Sorry it may not be complete as this is on word but through the power of excel I have found that the average murder rate over this time span was 5.14087 in states without the death penalty and that of the ones with it had an average of 6.575652. These statistics are per 100,000 people.
I believe I have sufficiently shows that the death penalty is not a deterrent to murder.
2) It is Hypocritical
How does punishing a murder with the death penalty make us any better than the murderer?
3) The Death penalty is more costly than a life sentence
As you can see the death penalty simply costs more than life in prison (2) as seen in many states such as Kansas where it costs 70% more, in Tennessee where it costs 48% more, Maryland where it costs 3 times more and California where it costs roughly 12 times more.
4) Innocent people get convicted and they can’t be let out once it is found that they are innocent.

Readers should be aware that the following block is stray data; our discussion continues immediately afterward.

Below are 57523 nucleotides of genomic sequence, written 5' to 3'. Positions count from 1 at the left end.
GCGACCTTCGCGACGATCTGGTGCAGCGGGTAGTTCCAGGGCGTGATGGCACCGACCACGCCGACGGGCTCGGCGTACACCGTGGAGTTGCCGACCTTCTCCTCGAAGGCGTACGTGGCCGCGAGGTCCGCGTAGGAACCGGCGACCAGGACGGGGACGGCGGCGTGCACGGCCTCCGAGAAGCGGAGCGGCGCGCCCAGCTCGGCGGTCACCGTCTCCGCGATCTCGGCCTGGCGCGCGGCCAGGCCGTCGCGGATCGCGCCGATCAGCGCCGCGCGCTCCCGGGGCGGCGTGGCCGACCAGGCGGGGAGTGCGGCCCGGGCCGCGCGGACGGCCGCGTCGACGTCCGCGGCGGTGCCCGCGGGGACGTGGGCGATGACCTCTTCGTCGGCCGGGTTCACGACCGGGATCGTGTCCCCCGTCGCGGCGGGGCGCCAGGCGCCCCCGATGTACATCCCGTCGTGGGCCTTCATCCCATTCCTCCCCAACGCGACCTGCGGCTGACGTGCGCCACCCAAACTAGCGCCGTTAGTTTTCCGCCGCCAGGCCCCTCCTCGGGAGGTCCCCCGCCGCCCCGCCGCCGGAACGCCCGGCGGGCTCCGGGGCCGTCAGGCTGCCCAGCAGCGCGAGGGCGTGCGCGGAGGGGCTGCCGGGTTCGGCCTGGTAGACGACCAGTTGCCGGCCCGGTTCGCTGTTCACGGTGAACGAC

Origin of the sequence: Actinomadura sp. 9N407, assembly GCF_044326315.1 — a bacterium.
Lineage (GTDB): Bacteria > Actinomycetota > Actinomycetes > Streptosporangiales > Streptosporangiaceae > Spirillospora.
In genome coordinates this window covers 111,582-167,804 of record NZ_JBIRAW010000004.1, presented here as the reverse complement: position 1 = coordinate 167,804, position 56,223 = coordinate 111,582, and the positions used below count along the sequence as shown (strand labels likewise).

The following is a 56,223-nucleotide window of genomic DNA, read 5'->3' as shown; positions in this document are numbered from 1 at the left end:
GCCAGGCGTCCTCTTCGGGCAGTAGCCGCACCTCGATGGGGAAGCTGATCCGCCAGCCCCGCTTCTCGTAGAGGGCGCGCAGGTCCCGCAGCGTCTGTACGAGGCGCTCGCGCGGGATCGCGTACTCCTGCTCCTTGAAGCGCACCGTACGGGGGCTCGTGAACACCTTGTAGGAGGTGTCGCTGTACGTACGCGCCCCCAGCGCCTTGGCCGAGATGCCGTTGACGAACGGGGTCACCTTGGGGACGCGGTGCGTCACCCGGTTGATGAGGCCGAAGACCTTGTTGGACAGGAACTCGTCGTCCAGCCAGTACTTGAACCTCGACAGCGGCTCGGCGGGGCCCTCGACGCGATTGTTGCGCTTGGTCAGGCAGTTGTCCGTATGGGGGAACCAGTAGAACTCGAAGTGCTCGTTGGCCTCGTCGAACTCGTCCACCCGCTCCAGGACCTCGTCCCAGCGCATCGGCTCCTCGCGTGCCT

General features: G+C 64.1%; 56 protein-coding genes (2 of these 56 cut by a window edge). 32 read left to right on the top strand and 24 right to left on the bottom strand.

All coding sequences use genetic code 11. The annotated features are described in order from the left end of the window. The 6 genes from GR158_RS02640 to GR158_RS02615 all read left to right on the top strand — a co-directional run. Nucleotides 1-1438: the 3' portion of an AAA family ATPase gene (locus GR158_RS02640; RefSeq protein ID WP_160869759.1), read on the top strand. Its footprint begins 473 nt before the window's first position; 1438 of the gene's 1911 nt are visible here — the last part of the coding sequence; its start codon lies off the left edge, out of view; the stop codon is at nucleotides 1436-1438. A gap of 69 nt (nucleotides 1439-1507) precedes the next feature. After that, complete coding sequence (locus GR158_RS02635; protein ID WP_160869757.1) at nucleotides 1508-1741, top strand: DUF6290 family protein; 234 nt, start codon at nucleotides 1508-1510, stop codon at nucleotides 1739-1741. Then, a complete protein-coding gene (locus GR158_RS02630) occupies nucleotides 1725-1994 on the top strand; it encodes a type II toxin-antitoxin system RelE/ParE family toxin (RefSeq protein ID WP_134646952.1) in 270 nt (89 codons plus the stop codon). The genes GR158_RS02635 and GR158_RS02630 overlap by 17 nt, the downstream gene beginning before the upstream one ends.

4% of people convicted of the death penalty are innocent which contradicts Pro's claim of 99% accuracy, and I'll ask you, is it worth it if anybody wrongly dies. (4)
Now on to the rebuttals
Sources (1) "Deterrence: States Without the Death Penalty Have Had Consistently Lower Murder Rates." Deterrence: States Without the Death Penalty Have Had Consistently Lower Murder Rates. N.p., n.d. Web. 09 Jan. 2016. <http://www.deathpenaltyinfo.org......;.
(2) "Death Penalty Cost." Amnesty International USA. N.p., n.d. Web. 09 Jan. 2016. <http://www.amnestyusa.org......;.
(3) N.p., n.d. Web. 09 Jan. 2016. <http://researchnews.osu.edu......;.
In fact, that study is among the other xii researches that show that death penalty absolutely has a preventive factor. The studies focus on executions and foul plays per year and by state (in America) trying to deny the fact that death penalty does reduce crimes. However, among other studies it shows that, given by Emory University professors" 2003 nationwide study, Capital Punishment hinders 18 felonies whereas, other conducted studies show that in every execution, death penalty discourages three, five, and fourteen. According to University of Houston"s 2006 study, the Illinois government"s suspension on Capital Punishment in 2000 has resulted on 150 increased murders followed by four years. Bestowed by an Emory University professor in 2004, one homicide would be deterred for each 2.75 years removed from time wasted on death row, which defines that speeding up the process of death penalty would boost its deterrent factor.